SCOPEing with Genetically Modified Foods

No doubt about it, the genetic modification of organisms is a controversial scientific pursuit. It holds hazards aplenty, including the potential for accidentally releasing a catastrophic genetic trait into the environment. Yet it also holds the potential for enormous humanitarian gains—a recently developed strain of GM rice may well save the lives of over 1 million children who each year die from vitamin A deficiency. Well, now there's a Web site that deals with the controversy in honest terms.

“Controversies Surrounding Genetically Modified Food” is a newly launched Web-based forum operated by the SCOPE (Science Controversies On-Line: Partnerships in Education) Project (, a collaborative effort by scientists at the University of California-Berkeley, the University of Washington and Science magazine. Their goal is to provide the public and policy makers with the tools to understand the debate over genetically modified foods by providing information from top scientists in the field who study the techniques of genetic engineering and their impact on human health and the environment.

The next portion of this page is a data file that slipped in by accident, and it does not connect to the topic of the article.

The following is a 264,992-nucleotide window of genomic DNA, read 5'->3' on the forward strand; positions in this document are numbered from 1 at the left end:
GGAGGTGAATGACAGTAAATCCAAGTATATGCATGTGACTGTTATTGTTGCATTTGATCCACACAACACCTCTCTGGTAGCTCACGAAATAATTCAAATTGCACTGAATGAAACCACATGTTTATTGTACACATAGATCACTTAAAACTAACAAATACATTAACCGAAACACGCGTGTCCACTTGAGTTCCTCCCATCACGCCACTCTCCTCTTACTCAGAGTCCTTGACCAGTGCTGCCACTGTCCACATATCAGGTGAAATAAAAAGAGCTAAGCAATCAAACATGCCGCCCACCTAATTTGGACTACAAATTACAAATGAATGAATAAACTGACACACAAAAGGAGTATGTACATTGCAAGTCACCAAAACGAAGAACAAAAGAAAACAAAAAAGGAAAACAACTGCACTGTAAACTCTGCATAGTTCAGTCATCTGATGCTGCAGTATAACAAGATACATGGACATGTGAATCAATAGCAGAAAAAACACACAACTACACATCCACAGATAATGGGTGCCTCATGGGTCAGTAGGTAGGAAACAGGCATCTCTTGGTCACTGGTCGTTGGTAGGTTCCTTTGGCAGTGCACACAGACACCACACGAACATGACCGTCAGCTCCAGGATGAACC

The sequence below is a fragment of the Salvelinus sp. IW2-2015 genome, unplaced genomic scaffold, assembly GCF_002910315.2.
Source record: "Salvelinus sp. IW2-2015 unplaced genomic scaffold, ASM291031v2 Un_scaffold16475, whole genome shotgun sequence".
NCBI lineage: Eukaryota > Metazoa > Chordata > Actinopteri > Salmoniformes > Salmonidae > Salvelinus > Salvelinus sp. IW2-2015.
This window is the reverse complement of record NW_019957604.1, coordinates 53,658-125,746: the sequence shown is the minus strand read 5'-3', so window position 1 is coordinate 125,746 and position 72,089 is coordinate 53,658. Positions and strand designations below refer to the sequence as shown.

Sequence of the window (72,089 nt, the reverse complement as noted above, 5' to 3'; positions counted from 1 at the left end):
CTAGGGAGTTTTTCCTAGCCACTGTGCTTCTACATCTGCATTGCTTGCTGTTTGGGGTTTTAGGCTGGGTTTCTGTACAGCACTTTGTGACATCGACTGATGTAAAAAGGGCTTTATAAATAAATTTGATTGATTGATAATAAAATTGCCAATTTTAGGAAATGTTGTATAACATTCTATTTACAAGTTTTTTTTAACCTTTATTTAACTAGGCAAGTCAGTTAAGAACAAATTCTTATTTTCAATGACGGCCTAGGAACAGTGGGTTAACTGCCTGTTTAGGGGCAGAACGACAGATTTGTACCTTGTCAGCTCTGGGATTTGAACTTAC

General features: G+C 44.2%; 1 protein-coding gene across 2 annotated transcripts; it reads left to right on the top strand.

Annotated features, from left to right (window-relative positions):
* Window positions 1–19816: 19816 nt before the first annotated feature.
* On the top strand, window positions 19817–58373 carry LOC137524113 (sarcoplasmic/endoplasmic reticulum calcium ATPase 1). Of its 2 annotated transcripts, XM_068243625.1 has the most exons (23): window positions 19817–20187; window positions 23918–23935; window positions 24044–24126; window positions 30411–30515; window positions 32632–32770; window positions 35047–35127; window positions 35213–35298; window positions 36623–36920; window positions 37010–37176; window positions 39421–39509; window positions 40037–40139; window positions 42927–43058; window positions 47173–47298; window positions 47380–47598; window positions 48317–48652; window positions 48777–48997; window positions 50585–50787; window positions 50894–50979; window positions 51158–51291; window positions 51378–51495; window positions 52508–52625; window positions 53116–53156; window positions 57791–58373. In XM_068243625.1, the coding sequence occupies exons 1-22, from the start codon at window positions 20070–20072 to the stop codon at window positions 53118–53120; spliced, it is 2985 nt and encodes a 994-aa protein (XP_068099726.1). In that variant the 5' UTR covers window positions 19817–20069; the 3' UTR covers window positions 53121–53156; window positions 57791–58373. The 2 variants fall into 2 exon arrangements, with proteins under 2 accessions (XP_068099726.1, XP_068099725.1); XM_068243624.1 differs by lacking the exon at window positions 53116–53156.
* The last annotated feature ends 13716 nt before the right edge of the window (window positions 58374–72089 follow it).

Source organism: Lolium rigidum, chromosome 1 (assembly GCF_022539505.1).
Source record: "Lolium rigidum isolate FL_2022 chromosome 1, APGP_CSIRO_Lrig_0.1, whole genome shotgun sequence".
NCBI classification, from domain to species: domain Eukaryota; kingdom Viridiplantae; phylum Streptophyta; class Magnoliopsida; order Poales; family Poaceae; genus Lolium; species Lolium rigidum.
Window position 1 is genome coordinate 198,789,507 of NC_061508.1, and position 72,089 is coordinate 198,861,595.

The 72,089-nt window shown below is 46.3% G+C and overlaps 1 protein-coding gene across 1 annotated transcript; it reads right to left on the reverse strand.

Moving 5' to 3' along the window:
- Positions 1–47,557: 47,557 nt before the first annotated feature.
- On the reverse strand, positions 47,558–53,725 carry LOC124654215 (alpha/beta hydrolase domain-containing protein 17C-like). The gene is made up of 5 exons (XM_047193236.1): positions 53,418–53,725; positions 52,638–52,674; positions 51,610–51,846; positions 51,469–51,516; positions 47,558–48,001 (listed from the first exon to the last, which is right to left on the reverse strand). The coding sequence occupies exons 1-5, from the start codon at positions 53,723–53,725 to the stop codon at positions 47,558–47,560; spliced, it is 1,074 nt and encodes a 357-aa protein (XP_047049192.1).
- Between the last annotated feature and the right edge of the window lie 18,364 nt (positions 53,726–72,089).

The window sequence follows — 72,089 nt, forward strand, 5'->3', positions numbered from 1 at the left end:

SCOPE provides a wellspring of information. The site contains articles on such topics as horizontal gene transfer (“What might happen if these new genes spread?”), pathogen resistance (“Helping plants help themselves—it is possible? Is it safe?”), and “High-Throughput Plant Genomics.” It offers an online glossary of terms, links to relevant sites, a model curriculum for teaching the science of genetic modification, a resource library, and answers to questions posed to scientists by editors at Science magazine.

This is a truly unique approach to dealing with controversial scientific issues, one which enables scientists to provide their unique insight into very relevant and very tricky topics that effect us all. It also provides an enormous amount of informative material on an extremely complex subject.

Kudos to the producers of SCOPE!

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